I found this chapter helpful as a comprehensive history of the development of contemporary network society.

Castells writes, “computers, communication systems, and genetic decoding and programming are all amplifiers and extensions of the human mind” (31). I am interested in the social version of this diffusion and expansion of this revolution. Are workers, makers, and users all increasing at the same rate? Do we get to a place where the lines between those become so blurry? I am thinking of the conversation we touched on last week in class about what it means for a specialized craft or skill to also be widely diffused and how that changes its value.

I was also interested in the way Castells addressed “technological superiority” in the beginning of the chapter and how revolutions have “shifted decisively the location of wealth and power in a planet that became suddenly within the reach of those countries and elite sable to master the new technological system” (34). It reminded me the salvage paradigm which we recently discussed in Microcultural Incidents and I am curious if there is a way that the development of technology also works that way. This also seems related to a later point Castells makes about the “cluster” of this development, especially in the US.

There were several points that also reminded me of the Manovich chapter about the work of Alan Kay and the understanding that the computers, software, and the internet were built as systems of trial and error, meant to be built again and rebuilt, expanded.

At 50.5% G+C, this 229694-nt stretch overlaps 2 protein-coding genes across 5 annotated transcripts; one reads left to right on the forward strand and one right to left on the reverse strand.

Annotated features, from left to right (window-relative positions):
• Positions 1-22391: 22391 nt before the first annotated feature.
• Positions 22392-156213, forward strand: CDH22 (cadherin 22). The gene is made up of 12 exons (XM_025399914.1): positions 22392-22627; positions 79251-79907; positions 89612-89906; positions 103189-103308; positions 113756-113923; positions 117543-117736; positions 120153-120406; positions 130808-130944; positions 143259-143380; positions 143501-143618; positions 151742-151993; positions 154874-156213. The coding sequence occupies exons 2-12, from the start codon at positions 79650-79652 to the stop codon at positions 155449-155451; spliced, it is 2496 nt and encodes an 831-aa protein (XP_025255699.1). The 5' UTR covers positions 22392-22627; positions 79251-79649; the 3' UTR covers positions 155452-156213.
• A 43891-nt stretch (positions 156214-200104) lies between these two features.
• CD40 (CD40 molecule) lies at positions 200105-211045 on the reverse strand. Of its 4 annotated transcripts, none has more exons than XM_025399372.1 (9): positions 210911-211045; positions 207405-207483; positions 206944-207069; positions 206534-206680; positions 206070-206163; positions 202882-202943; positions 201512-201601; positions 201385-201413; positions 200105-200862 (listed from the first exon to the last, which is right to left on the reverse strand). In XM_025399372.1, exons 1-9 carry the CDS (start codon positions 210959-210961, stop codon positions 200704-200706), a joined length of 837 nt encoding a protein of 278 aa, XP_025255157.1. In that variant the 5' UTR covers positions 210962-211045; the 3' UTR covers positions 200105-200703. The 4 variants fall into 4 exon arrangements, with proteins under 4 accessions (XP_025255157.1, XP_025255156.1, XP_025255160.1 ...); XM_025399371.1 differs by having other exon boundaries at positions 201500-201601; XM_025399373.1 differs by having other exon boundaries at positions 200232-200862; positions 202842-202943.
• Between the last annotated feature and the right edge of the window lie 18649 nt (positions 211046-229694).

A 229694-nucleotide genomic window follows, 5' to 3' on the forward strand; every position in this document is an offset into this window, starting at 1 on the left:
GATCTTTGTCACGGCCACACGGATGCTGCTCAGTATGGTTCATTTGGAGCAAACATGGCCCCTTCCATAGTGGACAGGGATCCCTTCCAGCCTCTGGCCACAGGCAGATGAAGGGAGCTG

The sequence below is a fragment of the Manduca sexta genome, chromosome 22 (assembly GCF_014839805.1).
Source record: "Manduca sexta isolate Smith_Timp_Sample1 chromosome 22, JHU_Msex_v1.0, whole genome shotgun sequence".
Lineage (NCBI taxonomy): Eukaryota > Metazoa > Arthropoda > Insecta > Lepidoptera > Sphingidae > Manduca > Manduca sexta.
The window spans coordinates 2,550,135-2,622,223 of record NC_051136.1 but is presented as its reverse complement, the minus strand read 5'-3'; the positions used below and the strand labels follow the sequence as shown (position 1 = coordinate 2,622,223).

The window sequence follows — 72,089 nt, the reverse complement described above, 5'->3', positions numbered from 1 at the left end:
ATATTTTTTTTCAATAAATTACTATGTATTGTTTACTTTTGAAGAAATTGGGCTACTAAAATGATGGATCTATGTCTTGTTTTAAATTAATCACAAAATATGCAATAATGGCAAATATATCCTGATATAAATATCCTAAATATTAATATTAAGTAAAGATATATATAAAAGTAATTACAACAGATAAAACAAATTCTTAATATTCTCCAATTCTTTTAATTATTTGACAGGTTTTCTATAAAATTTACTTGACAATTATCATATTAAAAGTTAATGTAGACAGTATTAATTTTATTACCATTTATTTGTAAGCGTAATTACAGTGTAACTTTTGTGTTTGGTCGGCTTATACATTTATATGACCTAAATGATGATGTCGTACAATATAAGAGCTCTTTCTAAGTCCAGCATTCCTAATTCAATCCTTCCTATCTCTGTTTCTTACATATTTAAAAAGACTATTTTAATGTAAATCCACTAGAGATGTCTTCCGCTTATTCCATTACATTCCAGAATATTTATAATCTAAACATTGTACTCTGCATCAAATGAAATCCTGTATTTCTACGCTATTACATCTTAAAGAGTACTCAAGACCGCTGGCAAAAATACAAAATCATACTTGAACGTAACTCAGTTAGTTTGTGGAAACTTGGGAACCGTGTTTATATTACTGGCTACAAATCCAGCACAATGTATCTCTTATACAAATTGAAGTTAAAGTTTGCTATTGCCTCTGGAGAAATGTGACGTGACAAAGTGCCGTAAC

I found it interesting the way Castells traces the development of the information age centered around power. It seems that there should be a simultaneous movement to understand our morals and ethics around this development, specifically with America as the leader of this evolution. I don’t feel that our collective understanding is caught up to the fast-paced “revolution” of information technology. I am thinking of something like gene therapy controversy. I have questions about literacy and access being developed simultaneously and for this reason, the non-linear dynamic perspective seemed like a potential alternative way of processing, thinking and creating. At the same time, Castells’ historical record clearly points to “consolidated milieus” in a feedback loop of innovation and investment that keeps the developments isolated in a way.